Filling a sandwich is not particularly difficult, unless it is being done on an industrial scale with a throughput of thousands of sandwiches per hour. One American business is making a determined effort to further automate the process. Founded in 1972, the family-run Grote Company of Columbus, Ohio, has established a global reputation as a specialist in the mechanization of sandwich making. Until recently, the upper and lower halves of the sandwich were put together manually. Now Grote has managed to automate this process as well, using a Stäubli TX2-60 HE six-axis robot with wash-down capability.

At the heart of the assembly line is a six-axis robot, the Stäubli TX2-60 HE. After assembling the sandwich halves, the robot rotates the sandwich 45 degrees and positions it diagonally on the conveyor belt. It then proceeds to the last station, where the sandwich is cut in half or quarters in the desired configuration. Now the snack is ready for packaging. Up to 60 sandwiches per minute per lane can be produced in this way, with twin lines available to double production up to 120 sandwiches per minute.

The robot gripper is guided to its target using 3D image processing. Developed in house, the gripper enables reliable handling of the sandwich’s top slice, which is pliable in nature and thus difficult to grasp firmly.

The entire production line complies with the principles of hygienic design. All edges are rounded, so there are no dead spaces where debris can build up, and the sandwich production line can withstand even the harshest cleaning procedures. To ensure maximum availability, Grote opted for a Stäubli HE (Humid Environment) robot. The TX2-60 HE complies with protection class IP 67, with all cables being routed inside the housing, from pedestal to gripper.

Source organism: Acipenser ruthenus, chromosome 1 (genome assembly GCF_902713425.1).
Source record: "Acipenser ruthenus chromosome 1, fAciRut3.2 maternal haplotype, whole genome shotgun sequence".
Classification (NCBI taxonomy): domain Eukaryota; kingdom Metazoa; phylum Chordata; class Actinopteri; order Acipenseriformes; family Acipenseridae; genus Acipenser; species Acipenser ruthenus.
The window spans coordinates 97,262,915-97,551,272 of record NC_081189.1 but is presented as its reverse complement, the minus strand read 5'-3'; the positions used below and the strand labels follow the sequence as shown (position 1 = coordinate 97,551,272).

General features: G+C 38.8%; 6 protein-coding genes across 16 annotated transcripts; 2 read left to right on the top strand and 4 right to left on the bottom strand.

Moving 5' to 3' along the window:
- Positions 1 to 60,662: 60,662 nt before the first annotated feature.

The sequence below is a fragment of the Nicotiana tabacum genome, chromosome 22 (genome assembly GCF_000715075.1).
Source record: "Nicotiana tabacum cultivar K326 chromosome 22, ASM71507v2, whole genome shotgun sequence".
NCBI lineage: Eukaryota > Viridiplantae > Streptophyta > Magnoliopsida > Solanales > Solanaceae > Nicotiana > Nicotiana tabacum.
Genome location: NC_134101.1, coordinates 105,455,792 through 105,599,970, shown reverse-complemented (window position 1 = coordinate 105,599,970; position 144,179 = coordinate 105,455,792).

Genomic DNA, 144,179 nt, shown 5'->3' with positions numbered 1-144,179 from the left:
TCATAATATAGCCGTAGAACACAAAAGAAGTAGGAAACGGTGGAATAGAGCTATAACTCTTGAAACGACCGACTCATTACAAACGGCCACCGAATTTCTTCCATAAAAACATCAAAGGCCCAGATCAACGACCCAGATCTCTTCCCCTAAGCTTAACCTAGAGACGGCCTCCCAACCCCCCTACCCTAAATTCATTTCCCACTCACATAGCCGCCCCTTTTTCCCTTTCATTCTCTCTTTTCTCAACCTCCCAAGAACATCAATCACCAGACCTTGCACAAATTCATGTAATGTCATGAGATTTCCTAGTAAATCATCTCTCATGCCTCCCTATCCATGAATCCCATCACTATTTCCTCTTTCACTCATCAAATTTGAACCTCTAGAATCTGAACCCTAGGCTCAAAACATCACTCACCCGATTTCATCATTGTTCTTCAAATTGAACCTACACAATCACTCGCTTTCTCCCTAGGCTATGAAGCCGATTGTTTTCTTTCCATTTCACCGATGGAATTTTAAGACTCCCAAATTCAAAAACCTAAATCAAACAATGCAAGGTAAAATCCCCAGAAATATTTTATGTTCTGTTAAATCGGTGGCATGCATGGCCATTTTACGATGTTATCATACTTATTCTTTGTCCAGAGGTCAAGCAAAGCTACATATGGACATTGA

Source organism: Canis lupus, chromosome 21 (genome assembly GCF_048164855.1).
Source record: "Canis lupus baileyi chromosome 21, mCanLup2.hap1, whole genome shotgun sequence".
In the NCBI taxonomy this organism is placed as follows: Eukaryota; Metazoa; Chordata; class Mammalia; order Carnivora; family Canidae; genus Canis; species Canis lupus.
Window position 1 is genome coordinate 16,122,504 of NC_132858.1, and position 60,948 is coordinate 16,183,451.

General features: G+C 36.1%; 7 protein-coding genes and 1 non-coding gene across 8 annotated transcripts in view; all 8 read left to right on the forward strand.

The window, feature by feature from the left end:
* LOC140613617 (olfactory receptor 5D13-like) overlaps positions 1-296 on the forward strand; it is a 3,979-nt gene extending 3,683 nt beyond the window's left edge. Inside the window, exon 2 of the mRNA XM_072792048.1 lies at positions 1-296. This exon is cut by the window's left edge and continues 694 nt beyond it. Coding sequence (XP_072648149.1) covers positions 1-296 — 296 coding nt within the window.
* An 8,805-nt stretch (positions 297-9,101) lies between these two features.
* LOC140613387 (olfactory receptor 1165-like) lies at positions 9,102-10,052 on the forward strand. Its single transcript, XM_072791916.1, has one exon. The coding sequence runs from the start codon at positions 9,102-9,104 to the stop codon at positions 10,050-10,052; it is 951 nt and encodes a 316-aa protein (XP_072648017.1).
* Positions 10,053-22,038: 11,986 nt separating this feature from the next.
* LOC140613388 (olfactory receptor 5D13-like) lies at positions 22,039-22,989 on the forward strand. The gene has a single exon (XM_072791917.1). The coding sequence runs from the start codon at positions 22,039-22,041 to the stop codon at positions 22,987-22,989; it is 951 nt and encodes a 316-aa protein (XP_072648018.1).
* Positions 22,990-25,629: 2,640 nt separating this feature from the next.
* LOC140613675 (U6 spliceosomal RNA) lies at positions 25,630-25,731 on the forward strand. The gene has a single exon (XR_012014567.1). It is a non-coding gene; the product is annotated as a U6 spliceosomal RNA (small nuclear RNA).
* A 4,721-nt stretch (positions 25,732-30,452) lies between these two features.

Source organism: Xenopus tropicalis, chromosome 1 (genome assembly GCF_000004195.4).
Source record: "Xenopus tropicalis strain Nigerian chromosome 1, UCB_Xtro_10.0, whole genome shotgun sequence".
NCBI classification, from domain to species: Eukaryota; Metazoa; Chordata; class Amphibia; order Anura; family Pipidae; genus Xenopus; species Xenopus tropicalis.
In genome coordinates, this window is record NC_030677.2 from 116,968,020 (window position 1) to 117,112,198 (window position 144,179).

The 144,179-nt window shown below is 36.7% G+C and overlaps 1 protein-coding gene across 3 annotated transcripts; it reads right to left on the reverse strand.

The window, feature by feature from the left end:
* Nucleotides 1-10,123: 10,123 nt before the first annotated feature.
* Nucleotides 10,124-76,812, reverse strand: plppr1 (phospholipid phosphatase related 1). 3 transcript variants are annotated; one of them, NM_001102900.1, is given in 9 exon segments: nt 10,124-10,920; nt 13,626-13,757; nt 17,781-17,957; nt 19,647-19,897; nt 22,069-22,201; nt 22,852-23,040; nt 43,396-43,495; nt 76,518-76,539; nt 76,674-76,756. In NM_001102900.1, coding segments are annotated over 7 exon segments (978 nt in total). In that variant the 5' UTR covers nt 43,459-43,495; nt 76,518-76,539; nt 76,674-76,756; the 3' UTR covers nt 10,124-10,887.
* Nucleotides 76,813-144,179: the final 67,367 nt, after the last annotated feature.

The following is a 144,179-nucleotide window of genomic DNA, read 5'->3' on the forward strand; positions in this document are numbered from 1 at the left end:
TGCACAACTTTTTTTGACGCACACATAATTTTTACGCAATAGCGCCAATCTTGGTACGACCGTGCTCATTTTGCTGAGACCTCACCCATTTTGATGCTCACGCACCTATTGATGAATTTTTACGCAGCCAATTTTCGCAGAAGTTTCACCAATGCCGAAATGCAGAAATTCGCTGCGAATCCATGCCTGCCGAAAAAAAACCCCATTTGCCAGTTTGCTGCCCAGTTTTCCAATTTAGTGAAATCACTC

“We have already had good experiences with Stäubli on other projects, both in terms of support during the project planning and with the robots themselves,” says Bob Grote, CEO of Grote Company. “The hygienic design of this robot series was also a requirement. The entire cell is regularly sanitized with hot water and chemical cleaning agents.”

Whereas this routine would soon push a conventional robot beyond its limits, the Stäubli TX2-60 HE takes such rigors in stride.

Grote’s Robotic Sandwich Assembly Line can be integrated into existing production systems or operated as a stand-alone cell. The robot can take on additional tasks and produce various types of sandwiches with a quick program and gripper change.

Using a variety of pneumatic and mechanical grippers, the system achieves an impressive level of flexibility and is capable of handling both rectangular and round sandwiches as well as wraps. Grote says, “We are convinced that robotics will play a major role in automated food production in the future. We see ourselves as pioneers in this regard, and we intend to apply this principle in other areas, for example in the topping and handling of frozen pizzas.” NP

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